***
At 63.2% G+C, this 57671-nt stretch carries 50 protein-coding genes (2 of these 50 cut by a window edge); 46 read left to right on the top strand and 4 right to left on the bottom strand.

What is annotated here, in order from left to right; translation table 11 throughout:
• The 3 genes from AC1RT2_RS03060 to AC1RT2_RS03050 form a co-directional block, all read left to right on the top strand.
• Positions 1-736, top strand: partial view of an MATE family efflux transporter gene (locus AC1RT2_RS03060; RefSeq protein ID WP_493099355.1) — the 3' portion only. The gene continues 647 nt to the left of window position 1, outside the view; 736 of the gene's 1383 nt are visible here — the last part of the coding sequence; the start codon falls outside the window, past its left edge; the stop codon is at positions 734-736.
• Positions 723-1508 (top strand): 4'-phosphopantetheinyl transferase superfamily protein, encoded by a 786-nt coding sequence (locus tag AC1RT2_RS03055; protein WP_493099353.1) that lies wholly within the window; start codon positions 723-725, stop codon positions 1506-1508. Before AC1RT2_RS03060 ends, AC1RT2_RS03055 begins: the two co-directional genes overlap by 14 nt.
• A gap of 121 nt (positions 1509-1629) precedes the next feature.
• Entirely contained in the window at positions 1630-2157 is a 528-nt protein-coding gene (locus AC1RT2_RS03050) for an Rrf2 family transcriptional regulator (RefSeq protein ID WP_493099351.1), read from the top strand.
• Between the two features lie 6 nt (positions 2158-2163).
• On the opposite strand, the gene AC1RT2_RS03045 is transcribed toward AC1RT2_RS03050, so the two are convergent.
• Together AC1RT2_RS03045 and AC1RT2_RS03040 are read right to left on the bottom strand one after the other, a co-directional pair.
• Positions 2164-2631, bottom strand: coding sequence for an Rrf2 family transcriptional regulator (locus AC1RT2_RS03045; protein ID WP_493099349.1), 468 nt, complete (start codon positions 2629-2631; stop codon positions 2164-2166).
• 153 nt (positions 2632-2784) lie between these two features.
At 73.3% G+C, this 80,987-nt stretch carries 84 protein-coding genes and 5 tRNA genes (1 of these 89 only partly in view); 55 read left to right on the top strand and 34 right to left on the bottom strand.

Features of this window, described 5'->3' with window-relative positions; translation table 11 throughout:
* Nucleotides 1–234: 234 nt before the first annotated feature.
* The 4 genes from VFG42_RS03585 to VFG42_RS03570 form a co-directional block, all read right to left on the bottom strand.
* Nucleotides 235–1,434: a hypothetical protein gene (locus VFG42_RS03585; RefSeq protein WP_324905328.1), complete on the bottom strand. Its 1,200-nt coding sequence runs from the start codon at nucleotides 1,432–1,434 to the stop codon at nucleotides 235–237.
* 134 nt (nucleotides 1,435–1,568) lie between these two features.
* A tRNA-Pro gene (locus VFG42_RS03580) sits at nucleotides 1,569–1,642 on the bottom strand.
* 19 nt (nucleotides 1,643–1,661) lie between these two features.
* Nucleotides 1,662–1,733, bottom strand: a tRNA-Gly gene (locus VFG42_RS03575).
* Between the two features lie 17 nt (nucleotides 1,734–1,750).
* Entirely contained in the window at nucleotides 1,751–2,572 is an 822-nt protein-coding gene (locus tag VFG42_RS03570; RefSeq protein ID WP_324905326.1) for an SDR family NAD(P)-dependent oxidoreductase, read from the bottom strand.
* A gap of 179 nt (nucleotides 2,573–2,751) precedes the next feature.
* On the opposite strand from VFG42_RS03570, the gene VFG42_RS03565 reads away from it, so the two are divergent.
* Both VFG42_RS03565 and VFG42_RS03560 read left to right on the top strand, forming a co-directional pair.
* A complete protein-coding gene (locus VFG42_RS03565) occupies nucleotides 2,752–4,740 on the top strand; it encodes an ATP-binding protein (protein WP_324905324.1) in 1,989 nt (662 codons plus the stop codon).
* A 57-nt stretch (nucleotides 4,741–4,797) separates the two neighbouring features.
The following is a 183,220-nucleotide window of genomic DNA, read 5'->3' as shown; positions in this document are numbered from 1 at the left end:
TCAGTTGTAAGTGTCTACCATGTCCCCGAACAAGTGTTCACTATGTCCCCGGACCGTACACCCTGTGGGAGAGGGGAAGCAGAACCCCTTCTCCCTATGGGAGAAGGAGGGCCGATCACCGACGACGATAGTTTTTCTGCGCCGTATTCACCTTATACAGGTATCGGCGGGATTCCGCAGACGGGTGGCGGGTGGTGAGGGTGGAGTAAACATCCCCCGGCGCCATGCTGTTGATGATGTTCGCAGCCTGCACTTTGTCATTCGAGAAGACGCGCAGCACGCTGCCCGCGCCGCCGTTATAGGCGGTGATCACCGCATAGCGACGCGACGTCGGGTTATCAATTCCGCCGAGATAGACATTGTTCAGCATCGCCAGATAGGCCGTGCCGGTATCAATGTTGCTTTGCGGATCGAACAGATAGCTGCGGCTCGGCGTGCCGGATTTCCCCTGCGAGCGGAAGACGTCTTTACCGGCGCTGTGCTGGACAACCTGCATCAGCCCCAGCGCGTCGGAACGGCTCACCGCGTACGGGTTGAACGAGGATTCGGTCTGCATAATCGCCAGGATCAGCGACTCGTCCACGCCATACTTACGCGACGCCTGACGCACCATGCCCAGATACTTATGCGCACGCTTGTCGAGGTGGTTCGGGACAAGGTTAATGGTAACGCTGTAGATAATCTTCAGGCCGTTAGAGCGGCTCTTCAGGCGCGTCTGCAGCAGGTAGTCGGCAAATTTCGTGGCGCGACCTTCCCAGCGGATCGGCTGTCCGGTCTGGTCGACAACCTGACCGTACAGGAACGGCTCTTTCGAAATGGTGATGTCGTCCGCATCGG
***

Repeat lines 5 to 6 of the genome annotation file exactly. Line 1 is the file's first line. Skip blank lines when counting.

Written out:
• Positions 723-1508 (top strand): 4'-phosphopantetheinyl transferase superfamily protein, encoded by a 786-nt coding sequence (locus tag AC1RT2_RS03055; protein WP_493099353.1) that lies wholly within the window; start codon positions 723-725, stop codon positions 1506-1508. Before AC1RT2_RS03060 ends, AC1RT2_RS03055 begins: the two co-directional genes overlap by 14 nt.
• A gap of 121 nt (positions 1509-1629) precedes the next feature.